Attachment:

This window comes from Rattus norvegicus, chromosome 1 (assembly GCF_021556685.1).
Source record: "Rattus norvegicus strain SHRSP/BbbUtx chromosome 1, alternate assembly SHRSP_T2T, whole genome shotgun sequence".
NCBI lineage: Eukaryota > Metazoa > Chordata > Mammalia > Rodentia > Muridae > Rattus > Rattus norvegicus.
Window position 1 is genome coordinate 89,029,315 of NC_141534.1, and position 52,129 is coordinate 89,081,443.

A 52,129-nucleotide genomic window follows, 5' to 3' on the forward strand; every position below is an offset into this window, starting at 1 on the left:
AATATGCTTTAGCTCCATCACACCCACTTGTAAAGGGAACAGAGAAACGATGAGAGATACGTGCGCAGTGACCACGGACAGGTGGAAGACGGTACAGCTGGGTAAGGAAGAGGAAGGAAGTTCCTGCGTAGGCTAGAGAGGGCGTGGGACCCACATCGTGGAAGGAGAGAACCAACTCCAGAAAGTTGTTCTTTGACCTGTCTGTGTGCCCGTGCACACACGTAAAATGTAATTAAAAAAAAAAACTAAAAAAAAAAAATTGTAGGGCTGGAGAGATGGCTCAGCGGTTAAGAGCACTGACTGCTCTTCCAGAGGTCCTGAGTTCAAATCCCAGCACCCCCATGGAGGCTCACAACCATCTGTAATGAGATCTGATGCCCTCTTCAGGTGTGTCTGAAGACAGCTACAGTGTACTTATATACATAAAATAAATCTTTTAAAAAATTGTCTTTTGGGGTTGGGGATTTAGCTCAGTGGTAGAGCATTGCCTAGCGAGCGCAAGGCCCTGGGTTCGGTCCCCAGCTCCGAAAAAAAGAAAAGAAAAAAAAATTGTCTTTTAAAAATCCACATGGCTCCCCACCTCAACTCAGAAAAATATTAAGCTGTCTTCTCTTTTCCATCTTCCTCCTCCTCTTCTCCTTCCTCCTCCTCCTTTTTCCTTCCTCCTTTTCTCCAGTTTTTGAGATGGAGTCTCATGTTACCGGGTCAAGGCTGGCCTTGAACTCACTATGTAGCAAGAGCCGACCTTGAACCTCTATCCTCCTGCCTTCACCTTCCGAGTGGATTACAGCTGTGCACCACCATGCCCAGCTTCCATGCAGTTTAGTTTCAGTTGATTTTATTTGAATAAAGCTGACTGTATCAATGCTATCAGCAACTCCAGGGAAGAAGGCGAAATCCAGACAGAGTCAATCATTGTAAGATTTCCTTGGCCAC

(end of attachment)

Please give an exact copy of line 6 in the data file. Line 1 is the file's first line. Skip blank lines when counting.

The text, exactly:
AATATGCTTTAGCTCCATCACACCCACTTGTAAAGGGAACAGAGAAACGATGAGAGATACGTGCGCAGTGACCACGGACAGGTGGAAGACGGTACAGCTGGGTAAGGAAGAGGAAGGAAGTTCCTGCGTAGGCTAGAGAGGGCGTGGGACCCACATCGTGGAAGGAGAGAACCAACTCCAGAAAGTTGTTCTTTGACCTGTCTGTGTGCCCGTGCACACACGTAAAATGTAATTAAAAAAAAAAACTAAAAAAAAAAAATTGTAGGGCTGGAGAGATGGCTCAGCGGTTAAGAGCACTGACTGCTCTTCCAGAGGTCCTGAGTTCAAATCCCAGCACCCCCATGGAGGCTCACAACCATCTGTAATGAGATCTGATGCCCTCTTCAGGTGTGTCTGAAGACAGCTACAGTGTACTTATATACATAAAATAAATCTTTTAAAAAATTGTCTTTTGGGGTTGGGGATTTAGCTCAGTGGTAGAGCATTGCCTAGCGAGCGCAAGGCCCTGGGTTCGGTCCCCAGCTCCGAAAAAAAGAAAAGAAAAAAAAATTGTCTTTTAAAAATCCACATGGCTCCCCACCTCAACTCAGAAAAATATTAAGCTGTCTTCTCTTTTCCATCTTCCTCCTCCTCTTCTCCTTCCTCCTCCTCCTTTTTCCTTCCTCCTTTTCTCCAGTTTTTGAGATGGAGTCTCATGTTACCGGGTCAAGGCTGGCCTTGAACTCACTATGTAGCAAGAGCCGACCTTGAACCTCTATCCTCCTGCCTTCACCTTCCGAGTGGATTACAGCTGTGCACCACCATGCCCAGCTTCCATGCAGTTTAGTTTCAGTTGATTTTATTTGAATAAAGCTGACTGTATCAATGCTATCAGCAACTCCAGGGAAGAAGGCGAAATCCAGACAGAGTCAATCATTGTAAGATTTCCTTGGCCAC